Eric Garner is the perfect example of this point. In his case, an ordinance restricting the ability of street vendors to sell goods within 50 feet of a storefront even on a public sidewalk brought him into intimate contact with law enforcement. For Kelly Thomas, vagrancy, loitering, and other anti-homeless laws restricted his ability to move within the city limits. These laws brought Kelly into direct contact with law enforcement. In both cases relatively minor violations turned out to be a death sentence. At any rate, the type of training that Law Enforcement receives appears to be flawed.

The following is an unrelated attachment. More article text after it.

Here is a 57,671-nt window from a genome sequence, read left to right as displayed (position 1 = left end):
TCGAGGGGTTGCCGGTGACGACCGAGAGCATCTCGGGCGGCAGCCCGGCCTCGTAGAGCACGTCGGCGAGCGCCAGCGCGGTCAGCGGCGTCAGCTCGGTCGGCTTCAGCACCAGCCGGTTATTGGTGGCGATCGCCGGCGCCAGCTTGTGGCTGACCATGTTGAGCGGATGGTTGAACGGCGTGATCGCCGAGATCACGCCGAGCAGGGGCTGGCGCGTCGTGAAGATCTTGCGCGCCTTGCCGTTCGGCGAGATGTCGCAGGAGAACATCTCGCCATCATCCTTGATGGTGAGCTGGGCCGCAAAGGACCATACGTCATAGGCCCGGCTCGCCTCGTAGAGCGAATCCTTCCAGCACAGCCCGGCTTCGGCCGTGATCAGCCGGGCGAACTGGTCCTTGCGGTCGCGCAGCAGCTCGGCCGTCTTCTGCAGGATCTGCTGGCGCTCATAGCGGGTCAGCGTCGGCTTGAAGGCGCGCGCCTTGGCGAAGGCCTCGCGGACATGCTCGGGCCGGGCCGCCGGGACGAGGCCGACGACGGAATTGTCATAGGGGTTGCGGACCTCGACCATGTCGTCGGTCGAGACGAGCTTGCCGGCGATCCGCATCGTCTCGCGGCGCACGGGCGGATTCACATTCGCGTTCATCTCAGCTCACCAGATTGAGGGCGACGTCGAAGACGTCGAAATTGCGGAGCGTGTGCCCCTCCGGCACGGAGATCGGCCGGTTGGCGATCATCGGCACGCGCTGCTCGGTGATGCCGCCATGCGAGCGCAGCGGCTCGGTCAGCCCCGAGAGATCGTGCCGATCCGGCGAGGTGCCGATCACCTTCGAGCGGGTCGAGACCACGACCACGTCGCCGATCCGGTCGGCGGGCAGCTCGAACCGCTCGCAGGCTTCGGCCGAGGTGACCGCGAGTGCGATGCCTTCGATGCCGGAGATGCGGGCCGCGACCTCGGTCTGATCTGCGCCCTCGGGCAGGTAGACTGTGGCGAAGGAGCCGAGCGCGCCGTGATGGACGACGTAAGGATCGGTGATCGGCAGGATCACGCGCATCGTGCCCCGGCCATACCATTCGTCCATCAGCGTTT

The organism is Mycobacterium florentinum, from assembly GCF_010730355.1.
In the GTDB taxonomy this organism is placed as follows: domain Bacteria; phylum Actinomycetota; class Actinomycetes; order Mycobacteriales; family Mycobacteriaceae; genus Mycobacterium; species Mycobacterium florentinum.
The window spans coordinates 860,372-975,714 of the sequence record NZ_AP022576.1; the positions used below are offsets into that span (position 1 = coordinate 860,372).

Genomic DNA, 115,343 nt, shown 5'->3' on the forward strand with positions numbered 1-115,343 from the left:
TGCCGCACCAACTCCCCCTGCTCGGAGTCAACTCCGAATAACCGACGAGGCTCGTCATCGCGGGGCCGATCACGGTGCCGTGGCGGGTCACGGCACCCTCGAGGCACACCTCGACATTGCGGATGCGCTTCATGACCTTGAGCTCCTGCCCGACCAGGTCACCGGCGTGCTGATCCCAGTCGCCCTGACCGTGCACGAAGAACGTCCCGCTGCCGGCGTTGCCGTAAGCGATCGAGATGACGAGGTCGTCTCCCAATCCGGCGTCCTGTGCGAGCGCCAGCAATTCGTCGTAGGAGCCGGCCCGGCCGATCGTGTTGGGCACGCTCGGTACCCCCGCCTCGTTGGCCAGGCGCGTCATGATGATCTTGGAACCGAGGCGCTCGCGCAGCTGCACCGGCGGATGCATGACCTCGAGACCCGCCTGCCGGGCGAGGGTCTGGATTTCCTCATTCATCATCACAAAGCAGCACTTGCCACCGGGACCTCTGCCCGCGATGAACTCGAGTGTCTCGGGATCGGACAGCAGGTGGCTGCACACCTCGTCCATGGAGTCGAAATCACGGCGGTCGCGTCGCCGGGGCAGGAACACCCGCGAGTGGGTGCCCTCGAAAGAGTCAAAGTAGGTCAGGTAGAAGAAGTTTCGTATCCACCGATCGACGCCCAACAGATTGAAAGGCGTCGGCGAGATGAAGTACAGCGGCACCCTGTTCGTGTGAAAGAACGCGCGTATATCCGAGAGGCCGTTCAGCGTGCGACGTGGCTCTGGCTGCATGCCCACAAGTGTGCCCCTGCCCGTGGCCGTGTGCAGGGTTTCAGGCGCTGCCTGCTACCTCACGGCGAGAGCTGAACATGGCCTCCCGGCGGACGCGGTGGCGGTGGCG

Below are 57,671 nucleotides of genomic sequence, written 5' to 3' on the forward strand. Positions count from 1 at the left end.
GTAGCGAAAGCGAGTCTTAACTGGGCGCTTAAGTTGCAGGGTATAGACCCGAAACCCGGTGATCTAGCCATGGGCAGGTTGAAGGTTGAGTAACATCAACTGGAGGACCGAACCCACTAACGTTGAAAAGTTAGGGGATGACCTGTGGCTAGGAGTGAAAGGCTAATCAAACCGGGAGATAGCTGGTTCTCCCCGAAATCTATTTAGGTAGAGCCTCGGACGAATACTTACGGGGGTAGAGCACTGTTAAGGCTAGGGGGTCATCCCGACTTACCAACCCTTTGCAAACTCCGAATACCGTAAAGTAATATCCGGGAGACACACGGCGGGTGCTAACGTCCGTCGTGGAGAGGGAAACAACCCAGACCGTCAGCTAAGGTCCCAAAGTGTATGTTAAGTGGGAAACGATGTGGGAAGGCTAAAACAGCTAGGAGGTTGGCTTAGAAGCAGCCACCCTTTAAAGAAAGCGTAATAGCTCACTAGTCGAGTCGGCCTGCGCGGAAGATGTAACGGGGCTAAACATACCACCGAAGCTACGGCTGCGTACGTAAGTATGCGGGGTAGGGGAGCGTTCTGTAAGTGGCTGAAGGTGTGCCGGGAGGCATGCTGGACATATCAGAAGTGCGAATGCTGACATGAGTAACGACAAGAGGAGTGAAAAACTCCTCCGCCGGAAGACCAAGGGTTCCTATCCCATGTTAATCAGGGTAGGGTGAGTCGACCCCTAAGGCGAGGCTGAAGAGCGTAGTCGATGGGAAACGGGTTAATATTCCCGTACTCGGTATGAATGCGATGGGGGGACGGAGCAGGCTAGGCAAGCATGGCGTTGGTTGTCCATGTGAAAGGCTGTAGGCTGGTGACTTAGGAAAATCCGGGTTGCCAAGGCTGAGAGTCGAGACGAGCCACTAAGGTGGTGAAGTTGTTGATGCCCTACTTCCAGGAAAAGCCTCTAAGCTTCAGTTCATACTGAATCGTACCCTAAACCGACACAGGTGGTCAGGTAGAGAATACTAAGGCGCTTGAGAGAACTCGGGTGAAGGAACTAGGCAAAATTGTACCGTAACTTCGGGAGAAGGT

Police are trained to behave as though they are an occupying force in another country such as Afghanistan or Iraq. The mindset is that they are surrounded by enemies and must take zero chances. In other words, assume everybody is your enemy, and kill the enemy first before he can kill you. An aggressive, authoritarian stance is improper when dealing with individuals who are guilty of minor crimes such as speeding or smoking near a park. These type of laws should be tied to more peaceful methods of collections such as the refusal to grant city permits or services but never a visit by the police ready to commit violence against the offender. Time and again minor violations of city ordinances have resulted in injuries, incarceration, or death. It is incredible that an American citizen is 55 times more likely to die at the hands of a police officer than a terrorist attack. The number of people killed every year by police ignores how many are injured or disabled during encounters. A great many of these deaths are not violent perpetrators and are to the tune of 928 human beings on average annually, and that number does not include unjustifiable homicides. Many are minor offenders like Kelly Thomas or Eric Garner. To be fair, it is estimated that some 70 percent of those killed were justified which means that of the 1158 people killed by police in 2015 some 330 were unjustified. These are just deaths, however, and just to mention it again do not count people injured, or maimed.